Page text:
Accordingly, we conclude that the salary of the county auditor is not to be considered part of the expenses of the county auditor's office subject to the five percent increase limitation of Local Government Code section 111.013.

SUMMARY

Local Government Code section 111.013 provides that an increase from one fiscal year to the next in the amount budgeted for the expenses of the county auditor's office or the salary of an assistant county auditor may not exceed five percent without the approval of the commissioners court. The county auditor's salary should not be included in the calculation of the five percent increase authorized by section 111.013.

      Very truly yours,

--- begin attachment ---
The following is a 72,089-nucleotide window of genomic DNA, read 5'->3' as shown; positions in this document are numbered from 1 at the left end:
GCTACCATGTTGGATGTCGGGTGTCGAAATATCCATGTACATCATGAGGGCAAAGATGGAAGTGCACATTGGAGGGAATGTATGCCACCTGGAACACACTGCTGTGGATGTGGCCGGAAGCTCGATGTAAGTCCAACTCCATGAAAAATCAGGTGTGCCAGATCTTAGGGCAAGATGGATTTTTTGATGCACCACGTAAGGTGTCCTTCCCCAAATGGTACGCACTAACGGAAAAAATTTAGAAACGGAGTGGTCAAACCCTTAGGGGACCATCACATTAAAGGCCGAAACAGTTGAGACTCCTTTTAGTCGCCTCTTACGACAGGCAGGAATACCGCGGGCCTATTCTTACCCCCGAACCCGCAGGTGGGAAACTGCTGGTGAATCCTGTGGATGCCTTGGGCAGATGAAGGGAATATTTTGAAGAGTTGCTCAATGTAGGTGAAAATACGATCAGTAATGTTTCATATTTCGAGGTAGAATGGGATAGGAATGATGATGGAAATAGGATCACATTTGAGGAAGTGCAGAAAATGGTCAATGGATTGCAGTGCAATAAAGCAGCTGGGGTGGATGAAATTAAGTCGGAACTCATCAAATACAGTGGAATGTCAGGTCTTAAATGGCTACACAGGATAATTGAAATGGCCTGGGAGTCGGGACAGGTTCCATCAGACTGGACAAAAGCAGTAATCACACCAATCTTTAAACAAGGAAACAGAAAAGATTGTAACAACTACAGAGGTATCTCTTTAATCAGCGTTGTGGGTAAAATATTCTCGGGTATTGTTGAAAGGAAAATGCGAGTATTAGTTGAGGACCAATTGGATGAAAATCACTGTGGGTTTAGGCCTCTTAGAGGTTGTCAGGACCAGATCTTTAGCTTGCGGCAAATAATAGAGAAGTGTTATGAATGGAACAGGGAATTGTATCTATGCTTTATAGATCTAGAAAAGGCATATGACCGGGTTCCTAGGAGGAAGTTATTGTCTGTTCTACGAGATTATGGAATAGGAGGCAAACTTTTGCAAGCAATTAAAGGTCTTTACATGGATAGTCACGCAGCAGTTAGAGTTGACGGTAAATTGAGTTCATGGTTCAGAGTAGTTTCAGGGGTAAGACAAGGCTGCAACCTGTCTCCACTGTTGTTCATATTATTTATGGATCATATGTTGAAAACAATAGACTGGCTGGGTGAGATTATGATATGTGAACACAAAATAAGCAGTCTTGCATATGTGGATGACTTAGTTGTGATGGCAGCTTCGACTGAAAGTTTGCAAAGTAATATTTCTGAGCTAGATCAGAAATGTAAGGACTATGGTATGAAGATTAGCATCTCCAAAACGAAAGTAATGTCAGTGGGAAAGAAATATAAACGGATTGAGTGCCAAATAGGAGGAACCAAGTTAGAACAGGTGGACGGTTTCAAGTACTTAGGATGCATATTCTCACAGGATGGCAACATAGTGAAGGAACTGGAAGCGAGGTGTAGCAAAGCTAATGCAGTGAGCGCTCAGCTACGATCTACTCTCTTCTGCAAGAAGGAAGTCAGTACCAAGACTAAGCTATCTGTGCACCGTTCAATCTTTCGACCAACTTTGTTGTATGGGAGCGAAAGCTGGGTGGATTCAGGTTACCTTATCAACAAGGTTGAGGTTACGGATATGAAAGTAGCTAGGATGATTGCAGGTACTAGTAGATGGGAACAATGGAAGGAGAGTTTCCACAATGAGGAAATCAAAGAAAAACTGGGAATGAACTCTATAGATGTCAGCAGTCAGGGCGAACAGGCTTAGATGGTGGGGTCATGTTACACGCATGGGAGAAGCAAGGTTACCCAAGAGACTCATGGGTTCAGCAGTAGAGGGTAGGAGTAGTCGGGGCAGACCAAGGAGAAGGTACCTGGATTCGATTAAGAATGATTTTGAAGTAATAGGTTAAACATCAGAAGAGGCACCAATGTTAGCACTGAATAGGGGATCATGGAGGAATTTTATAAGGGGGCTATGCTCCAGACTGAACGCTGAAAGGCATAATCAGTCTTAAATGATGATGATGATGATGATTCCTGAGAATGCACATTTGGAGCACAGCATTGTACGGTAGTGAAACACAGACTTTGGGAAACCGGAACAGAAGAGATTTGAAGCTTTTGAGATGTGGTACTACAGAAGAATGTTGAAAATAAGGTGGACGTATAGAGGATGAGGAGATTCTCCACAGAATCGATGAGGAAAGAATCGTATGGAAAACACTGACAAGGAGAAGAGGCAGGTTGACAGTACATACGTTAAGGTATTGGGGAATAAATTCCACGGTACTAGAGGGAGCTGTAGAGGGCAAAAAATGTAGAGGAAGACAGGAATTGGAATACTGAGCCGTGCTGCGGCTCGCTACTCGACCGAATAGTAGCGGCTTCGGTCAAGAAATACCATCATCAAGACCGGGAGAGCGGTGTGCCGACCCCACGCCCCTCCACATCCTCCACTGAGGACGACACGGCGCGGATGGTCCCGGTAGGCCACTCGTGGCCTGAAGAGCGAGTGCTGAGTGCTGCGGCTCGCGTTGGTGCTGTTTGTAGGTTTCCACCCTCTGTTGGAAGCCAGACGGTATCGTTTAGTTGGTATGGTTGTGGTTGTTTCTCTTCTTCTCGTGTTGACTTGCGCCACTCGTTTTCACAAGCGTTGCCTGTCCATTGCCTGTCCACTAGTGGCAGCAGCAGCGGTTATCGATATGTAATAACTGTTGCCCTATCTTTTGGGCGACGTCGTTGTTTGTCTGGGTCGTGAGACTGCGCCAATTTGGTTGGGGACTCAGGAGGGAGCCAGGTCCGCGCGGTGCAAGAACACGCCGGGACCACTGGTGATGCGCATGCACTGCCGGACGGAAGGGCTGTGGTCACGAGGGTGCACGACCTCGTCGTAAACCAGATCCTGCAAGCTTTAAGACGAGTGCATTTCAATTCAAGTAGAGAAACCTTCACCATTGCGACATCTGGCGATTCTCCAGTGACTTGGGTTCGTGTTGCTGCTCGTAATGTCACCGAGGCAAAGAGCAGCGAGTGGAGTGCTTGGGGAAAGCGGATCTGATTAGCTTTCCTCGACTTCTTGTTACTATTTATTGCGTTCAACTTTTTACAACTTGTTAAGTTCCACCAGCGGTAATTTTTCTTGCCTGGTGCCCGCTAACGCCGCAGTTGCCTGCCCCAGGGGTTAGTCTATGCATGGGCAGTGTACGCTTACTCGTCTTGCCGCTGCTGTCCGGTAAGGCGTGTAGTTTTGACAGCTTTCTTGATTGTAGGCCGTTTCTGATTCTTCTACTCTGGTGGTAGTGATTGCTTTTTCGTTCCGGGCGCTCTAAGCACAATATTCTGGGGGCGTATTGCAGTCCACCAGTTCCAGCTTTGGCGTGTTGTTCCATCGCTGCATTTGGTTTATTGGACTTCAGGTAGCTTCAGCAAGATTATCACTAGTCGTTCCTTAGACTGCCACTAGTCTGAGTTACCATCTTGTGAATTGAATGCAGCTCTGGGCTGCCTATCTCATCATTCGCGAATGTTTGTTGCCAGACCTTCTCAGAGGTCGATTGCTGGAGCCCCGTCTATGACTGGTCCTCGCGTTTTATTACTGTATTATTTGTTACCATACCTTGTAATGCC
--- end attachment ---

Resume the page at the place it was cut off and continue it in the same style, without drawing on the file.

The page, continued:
Morales signature

      DAN MORALES
      Attorney General of Texas

      WILL PRYOR
      First Assistant Attorney General

      MARY KELLER
      Deputy Assistant Attorney General

      RENEA HICKS
      Spedal Assistant Attorney General

      MADELEINE B. JOHNSON
      Chair, Opinion Committee

      Prepared by Faith S. Steinberg
      Assistant Attorney General


Footnotes

(footnote 1) The legislation establishing section 111.013 of the Local Government Code also established identical provisions for counties with populations of more than 225,000, Local Gov't Code section 111.044, and populations of more than 125,000 choosing to operate under Local Government Code section 111, subchapter C, Local Gov't Code section 111.074.

(footnote 2) The senate amendment was also responsible for the change in the limitation language from "may not exceed the average percentage increase for all other county offices and departments in the general fund" to "shall not exceed five (5) percent."